PINELLAS COUNTY, Fla. -- Beach businesses in Sarasota and Pinellas Counties are gearing up for Small Business Saturday. Many mom and pop shops near the beach are in desperate need of a strong holiday shopping season.
The sign outside Nekton Surf Shop says it all: “Shop local for Christmas.”
Breck Hampe, an employee at the surf shop says that's more important now than ever.
“We’re pretty pumped for it because red tide killed the end of our season,” she said.
In fact, the last few months have been the slowest in Nekton’s 12 years in business. Red tide has been driving away customers.
“We’re hoping that it goes away like completely gone,” Hampe said with enthusiasm.
Businesses are optimistic. Favorable winds are pushing the toxic bloom offshore from Pinellas County.
“We thought it would be great, it’s even better than that,” visitor Kevin Meade said while fishing on Indian Rocks Beach Friday. He and his family have been celebrating Thanksgiving on Pinellas County's shoreline for the past 12 years.
Across Pinellas County, red tide has forced beach businesses to temporarily lay off 50 people and permanently lay off another 9. Most businesses have seen a 30% drop in sales. Hotels reported a 6% drop in occupied rooms in September and according to county leaders, businesses reported a combined $1.5 million in losses.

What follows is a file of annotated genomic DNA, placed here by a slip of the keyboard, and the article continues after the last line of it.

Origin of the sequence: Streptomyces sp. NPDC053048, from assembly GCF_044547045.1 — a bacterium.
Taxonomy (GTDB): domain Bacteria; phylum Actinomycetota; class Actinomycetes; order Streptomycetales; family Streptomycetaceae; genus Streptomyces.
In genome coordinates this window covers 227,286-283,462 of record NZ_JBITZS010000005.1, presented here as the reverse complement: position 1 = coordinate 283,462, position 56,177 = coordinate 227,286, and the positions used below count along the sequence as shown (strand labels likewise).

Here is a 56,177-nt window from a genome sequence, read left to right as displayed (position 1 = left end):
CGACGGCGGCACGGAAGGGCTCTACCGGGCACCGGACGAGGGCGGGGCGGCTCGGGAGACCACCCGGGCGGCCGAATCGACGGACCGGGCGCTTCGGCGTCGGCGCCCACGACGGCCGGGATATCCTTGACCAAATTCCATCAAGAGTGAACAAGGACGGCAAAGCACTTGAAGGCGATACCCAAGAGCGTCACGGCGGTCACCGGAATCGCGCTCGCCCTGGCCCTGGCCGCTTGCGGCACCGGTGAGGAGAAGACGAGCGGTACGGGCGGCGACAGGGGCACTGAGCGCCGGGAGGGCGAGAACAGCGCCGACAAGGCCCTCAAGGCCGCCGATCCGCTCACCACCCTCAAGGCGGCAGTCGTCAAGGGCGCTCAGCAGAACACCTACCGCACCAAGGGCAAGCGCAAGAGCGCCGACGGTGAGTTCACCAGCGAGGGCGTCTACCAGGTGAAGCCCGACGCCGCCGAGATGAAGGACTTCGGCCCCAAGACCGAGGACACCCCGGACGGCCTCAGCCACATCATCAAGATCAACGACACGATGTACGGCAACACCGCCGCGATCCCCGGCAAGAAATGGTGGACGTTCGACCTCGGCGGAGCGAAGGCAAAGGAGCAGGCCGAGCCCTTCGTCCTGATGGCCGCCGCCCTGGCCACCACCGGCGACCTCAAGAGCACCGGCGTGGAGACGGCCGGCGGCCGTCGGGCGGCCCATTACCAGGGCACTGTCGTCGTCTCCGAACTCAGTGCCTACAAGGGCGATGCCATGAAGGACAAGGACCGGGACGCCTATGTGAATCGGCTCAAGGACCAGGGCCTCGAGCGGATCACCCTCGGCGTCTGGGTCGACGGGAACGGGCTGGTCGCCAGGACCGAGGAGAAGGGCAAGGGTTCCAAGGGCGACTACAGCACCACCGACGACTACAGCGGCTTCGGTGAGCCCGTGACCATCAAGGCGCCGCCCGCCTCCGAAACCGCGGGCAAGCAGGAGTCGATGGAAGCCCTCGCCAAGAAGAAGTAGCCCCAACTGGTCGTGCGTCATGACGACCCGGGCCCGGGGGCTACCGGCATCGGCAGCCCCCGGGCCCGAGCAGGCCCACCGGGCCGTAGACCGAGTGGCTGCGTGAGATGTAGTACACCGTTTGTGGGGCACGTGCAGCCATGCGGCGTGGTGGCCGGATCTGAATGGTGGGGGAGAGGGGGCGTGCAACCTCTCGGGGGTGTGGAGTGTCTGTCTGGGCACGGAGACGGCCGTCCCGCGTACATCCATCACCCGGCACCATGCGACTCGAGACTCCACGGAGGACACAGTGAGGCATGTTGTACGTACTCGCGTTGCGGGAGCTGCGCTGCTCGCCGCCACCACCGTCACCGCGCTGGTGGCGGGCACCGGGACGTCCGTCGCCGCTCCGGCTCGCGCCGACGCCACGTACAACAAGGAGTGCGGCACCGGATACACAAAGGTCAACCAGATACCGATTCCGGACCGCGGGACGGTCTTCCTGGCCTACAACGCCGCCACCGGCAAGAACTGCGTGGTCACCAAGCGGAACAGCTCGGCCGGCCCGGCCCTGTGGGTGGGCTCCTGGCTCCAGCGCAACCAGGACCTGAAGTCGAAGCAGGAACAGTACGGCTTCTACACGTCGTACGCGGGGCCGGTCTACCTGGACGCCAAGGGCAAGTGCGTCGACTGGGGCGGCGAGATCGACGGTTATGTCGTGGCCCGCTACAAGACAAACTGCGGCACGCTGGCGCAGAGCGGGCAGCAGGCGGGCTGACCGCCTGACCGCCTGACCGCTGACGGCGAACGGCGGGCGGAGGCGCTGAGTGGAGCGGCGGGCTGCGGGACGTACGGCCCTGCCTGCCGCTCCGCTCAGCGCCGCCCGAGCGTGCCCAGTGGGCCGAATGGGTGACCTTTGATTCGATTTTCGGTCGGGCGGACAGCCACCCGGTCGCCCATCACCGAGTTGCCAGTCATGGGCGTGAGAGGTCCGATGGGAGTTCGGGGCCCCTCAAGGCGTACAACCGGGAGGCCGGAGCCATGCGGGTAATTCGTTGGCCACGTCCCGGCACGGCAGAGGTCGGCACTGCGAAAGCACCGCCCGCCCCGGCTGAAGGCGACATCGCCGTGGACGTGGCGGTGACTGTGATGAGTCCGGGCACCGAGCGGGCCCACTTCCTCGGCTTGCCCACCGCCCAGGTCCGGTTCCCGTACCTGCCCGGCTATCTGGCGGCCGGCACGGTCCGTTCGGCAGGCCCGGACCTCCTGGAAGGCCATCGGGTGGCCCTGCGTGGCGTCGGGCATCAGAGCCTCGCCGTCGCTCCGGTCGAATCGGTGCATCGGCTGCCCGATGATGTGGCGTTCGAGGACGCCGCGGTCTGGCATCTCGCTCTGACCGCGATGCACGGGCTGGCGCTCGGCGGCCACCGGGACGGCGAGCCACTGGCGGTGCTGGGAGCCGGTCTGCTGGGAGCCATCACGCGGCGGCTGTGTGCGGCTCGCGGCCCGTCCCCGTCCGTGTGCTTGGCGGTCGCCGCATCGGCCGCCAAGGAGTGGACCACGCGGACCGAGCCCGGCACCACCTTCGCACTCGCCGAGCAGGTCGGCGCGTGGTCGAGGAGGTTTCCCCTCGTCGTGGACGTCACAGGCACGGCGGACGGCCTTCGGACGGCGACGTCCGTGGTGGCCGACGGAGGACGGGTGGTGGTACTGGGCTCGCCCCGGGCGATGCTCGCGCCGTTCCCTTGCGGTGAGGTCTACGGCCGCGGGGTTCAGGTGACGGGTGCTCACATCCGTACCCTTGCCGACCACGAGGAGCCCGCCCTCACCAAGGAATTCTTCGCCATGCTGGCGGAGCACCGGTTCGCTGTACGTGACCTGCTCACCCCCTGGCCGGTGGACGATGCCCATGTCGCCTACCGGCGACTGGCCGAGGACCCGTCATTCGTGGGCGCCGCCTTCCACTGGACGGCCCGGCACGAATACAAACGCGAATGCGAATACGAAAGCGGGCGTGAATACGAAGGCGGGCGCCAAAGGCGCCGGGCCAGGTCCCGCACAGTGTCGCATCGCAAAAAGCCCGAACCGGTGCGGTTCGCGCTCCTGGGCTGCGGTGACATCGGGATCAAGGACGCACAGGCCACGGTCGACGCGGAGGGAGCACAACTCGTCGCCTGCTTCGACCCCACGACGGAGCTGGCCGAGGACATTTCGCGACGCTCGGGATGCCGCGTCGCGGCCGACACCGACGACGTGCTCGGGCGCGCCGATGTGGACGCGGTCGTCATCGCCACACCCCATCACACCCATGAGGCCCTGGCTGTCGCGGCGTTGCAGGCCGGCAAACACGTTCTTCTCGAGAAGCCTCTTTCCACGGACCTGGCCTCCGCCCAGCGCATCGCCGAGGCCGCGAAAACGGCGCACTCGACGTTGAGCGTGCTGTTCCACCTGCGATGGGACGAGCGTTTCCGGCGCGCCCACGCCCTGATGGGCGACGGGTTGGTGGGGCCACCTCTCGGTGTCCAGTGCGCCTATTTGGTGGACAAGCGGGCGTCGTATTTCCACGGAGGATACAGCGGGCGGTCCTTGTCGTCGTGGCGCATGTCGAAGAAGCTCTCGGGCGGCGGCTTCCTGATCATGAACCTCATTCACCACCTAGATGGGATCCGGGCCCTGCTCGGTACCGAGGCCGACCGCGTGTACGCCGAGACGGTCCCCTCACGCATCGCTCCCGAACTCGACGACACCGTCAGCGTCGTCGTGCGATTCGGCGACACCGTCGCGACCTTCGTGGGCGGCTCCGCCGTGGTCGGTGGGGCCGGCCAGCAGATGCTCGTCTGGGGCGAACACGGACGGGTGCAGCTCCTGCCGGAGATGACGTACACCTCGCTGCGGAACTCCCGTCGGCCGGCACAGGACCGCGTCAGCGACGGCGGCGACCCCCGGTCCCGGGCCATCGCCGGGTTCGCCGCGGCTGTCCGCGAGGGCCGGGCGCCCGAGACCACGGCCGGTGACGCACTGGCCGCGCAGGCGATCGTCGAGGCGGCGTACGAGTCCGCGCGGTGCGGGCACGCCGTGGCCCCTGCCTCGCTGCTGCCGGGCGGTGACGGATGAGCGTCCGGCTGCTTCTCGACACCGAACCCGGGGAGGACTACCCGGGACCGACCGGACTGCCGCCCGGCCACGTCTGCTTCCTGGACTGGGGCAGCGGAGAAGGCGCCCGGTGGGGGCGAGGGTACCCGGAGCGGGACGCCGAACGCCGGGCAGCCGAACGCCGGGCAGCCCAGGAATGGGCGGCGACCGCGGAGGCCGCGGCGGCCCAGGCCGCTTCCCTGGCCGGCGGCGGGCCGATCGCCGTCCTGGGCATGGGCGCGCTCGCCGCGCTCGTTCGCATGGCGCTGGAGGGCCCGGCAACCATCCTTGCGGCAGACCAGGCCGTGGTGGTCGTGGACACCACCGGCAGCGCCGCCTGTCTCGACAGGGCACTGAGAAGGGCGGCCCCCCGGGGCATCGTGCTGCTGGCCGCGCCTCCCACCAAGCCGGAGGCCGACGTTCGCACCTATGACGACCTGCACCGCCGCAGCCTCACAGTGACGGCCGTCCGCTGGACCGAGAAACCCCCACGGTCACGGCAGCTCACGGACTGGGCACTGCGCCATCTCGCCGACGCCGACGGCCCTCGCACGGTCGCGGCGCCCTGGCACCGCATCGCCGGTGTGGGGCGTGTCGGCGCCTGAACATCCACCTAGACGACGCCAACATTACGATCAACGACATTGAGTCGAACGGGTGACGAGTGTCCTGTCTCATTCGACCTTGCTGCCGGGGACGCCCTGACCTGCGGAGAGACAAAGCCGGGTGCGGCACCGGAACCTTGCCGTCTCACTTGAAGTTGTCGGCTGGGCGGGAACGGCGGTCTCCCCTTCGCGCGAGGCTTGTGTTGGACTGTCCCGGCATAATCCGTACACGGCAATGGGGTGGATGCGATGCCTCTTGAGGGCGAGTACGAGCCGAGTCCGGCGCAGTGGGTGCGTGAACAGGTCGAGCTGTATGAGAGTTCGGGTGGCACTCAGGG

Jackie Schonowski, the owner of Keegan’s Seafood Grille says it's the local residents who have helped keep them in business. “We have really counted on the locals with the red tide recently,” she explained.
This holiday shopping season could make or break mom and pop shops.
“So the more people who come out to help us right now the better,” Schonowski said.
According to the Small Business Administration, for every $100 you spend at a local business, $63 stays in the community.
Over the past eight years, Small Business Saturday has helped mom and pop shops across the nation rake in $85 billion.
Colleen Ewart, the owner of Cove West on Indian Rocks Beach says when people shop local, it means she can reinvest into other local businesses.“It means a lot to all of us," she explained.
Fred Bousfiha just opened his retail store on Indian Rocks Beach three weeks ago. He's hopeful the red tide bloom stays away and customers flock back in.
“You get the shopping and the view," he said. "Within one minute, you can cross the street and see the beautiful beach.”